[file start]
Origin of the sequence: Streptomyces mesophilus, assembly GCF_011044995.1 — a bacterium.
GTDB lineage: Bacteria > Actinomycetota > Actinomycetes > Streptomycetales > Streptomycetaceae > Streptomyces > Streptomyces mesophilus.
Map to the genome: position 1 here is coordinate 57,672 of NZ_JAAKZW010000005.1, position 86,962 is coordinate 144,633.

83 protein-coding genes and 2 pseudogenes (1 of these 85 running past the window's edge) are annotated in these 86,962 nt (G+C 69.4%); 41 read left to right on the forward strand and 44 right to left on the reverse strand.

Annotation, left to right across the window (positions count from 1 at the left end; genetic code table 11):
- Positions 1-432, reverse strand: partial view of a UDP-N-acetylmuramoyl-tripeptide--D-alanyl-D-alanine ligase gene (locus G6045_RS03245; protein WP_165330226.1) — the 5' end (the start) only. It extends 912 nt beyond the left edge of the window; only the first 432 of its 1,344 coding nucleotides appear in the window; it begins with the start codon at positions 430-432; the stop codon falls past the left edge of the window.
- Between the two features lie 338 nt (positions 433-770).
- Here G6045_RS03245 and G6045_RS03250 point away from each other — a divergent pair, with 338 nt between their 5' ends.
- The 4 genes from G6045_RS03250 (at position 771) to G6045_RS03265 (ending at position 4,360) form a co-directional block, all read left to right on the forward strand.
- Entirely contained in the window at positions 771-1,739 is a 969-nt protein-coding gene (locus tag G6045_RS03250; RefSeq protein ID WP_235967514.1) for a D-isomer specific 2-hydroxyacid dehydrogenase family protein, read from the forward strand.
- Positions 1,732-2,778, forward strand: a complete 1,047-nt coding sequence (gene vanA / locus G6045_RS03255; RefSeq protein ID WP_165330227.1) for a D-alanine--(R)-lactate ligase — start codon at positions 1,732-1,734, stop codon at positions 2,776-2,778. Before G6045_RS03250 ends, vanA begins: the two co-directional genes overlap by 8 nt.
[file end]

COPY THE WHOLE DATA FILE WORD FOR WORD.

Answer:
Origin of the sequence: Streptomyces mesophilus, assembly GCF_011044995.1 — a bacterium.
GTDB lineage: Bacteria > Actinomycetota > Actinomycetes > Streptomycetales > Streptomycetaceae > Streptomyces > Streptomyces mesophilus.
Map to the genome: position 1 here is coordinate 57,672 of NZ_JAAKZW010000005.1, position 86,962 is coordinate 144,633.

83 protein-coding genes and 2 pseudogenes (1 of these 85 running past the window's edge) are annotated in these 86,962 nt (G+C 69.4%); 41 read left to right on the forward strand and 44 right to left on the reverse strand.

Annotation, left to right across the window (positions count from 1 at the left end; genetic code table 11):
- Positions 1-432, reverse strand: partial view of a UDP-N-acetylmuramoyl-tripeptide--D-alanyl-D-alanine ligase gene (locus G6045_RS03245; protein WP_165330226.1) — the 5' end (the start) only. It extends 912 nt beyond the left edge of the window; only the first 432 of its 1,344 coding nucleotides appear in the window; it begins with the start codon at positions 430-432; the stop codon falls past the left edge of the window.
- Between the two features lie 338 nt (positions 433-770).
- Here G6045_RS03245 and G6045_RS03250 point away from each other — a divergent pair, with 338 nt between their 5' ends.
- The 4 genes from G6045_RS03250 (at position 771) to G6045_RS03265 (ending at position 4,360) form a co-directional block, all read left to right on the forward strand.
- Entirely contained in the window at positions 771-1,739 is a 969-nt protein-coding gene (locus tag G6045_RS03250; RefSeq protein ID WP_235967514.1) for a D-isomer specific 2-hydroxyacid dehydrogenase family protein, read from the forward strand.
- Positions 1,732-2,778, forward strand: a complete 1,047-nt coding sequence (gene vanA / locus G6045_RS03255; RefSeq protein ID WP_165330227.1) for a D-alanine--(R)-lactate ligase — start codon at positions 1,732-1,734, stop codon at positions 2,776-2,778. Before G6045_RS03250 ends, vanA begins: the two co-directional genes overlap by 8 nt.